If you've spent any time around me over the past two years, you have probably heard me speak rather highly of John Maxwell. He's a national best-selling author, a world-renowned motivational speaker, and one of the leading experts of leadership and personal development. His books have sold more than 25 millions copies and have been translated into 50 different languages, and tickets to his events sell out in minutes.
I was first introduced to The 21 Irrefutable Laws of Leadership by a friend in the winter of 2015, but I did not realize at the time how valuable the book would prove to be. I purchased a copy for myself soon after, but neglected to read it until just recently. The 21 Irrefutable Laws of Leadership has been described as the Bible of leadership books, due to the vast amount of information and lessons it provides across the spectrum of leadership. If you are someone who has aspirations of leadership, I strongly recommend picking up a copy of this book for your personal collection.
It is difficult to select only a handful of laws to discuss in detail, simply because each law builds with the others. The 21 Laws are not singular acts that a leader must make, but a series of life-changing habits that merge together. That being said, there are a few of Maxwell's lessons that were profoundly influential for me that I wanted to share. Each provides a powerful look into how truly great leaders improve themselves and those around them. They are:
- The Law of the Lid:
Leadership Ability Determines A Person's Level Of Effectiveness
With the Law of the Lid, Maxwell shares how you are confined to your own limitations in terms of leadership. If you are a poor leader and you do nothing to improve your abilities, you will only be able to make a small impact on your coworkers, your community, or those around you. You may have an idea or a vision, but if you cannot properly lead and develop the skills to create that vision with others, you will not achieve that high levels of effectiveness it takes to reach the highest levels of success.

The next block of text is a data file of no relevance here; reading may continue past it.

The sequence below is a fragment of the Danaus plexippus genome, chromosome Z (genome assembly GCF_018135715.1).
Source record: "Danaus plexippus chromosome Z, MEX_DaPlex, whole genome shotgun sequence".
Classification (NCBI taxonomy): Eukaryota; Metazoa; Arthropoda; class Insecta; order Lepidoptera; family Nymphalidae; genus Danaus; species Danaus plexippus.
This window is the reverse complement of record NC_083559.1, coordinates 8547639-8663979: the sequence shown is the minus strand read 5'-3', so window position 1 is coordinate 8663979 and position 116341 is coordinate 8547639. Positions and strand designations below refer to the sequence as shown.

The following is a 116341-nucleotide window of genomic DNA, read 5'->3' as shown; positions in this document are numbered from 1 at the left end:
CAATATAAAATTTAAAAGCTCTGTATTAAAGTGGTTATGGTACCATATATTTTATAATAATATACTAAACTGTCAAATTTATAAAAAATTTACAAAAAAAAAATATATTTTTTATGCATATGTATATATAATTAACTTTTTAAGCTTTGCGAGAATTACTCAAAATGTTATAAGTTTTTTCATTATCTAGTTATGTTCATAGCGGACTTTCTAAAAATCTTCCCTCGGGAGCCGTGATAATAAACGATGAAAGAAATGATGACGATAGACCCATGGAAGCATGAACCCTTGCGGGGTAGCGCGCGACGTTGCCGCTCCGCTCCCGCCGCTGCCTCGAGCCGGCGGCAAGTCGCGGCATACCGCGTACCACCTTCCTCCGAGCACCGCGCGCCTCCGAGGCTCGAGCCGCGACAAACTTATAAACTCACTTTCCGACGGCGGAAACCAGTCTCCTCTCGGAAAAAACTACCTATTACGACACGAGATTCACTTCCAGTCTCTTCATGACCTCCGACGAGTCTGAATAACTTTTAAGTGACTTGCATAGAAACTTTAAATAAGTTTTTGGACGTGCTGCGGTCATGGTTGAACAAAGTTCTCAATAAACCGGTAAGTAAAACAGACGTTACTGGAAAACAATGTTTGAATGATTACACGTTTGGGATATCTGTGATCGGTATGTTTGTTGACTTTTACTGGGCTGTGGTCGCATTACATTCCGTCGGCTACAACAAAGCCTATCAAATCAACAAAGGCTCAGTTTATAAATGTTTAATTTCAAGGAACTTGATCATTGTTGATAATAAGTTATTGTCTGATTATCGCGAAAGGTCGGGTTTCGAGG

Vice versa, if you take the time to learn how to become a better leader, you will see amazing growth within your organization. If you learn how to approach others in order to unlock their potential, they will follow you as you work towards your vision. Leadership ability creates effectiveness.
The Law of Navigation:
Anyone Can Steer The Ship, But It Takes A Leader To Chart The Course
There is a drastic difference between someone who manages an office and someone who leads an office. Think about your own situation. Are you somebody who simply enforces policies, keeps other people within the normal procedures of your workplace, or follows the commands of others? If you are simply "steering the ship", you are not a leader. A true leader is somebody who makes decisions in the best interest of the organization, and then creates a plan of action to see that course through. They act...they don't react.
The Law of Magnetism:
Who You Are Is Who You Attract
This law is fairly straightforward, and it is also one of the easiest to implement. If you want to surround yourself with quality people that are filled with integrity, a drive for success, and morality, then you must decide to be that kind of person. The person you choose to be will attract that kinds of people that influence you and your career. As you begin to improve yourself, you should see an improvement in the types of people around you.
This doesn't mean leave behind old friends or family members who have supported you, but if there is someone in your life who is dragging you down with negativity, consider moving on and improving your inner circle of influence. Perform "self-audits" on a regular basis to determine if your close friends are improving you through their actions and their influence. If they are, great! If they're not, change your circle of influence.
Maxwell's Irrefutable Laws is a powerful book for anyone who considers themselves a leader or has hopes of one day becoming a person of influence. I could go on about the different laws described within the book, but I'd be robbing you of the true greatness that Maxwell provides. Each law stands alone as a pillar of wisdom, but together, the 21 laws create a building block that you can use to propel yourself to the highest levels of influence and leadership.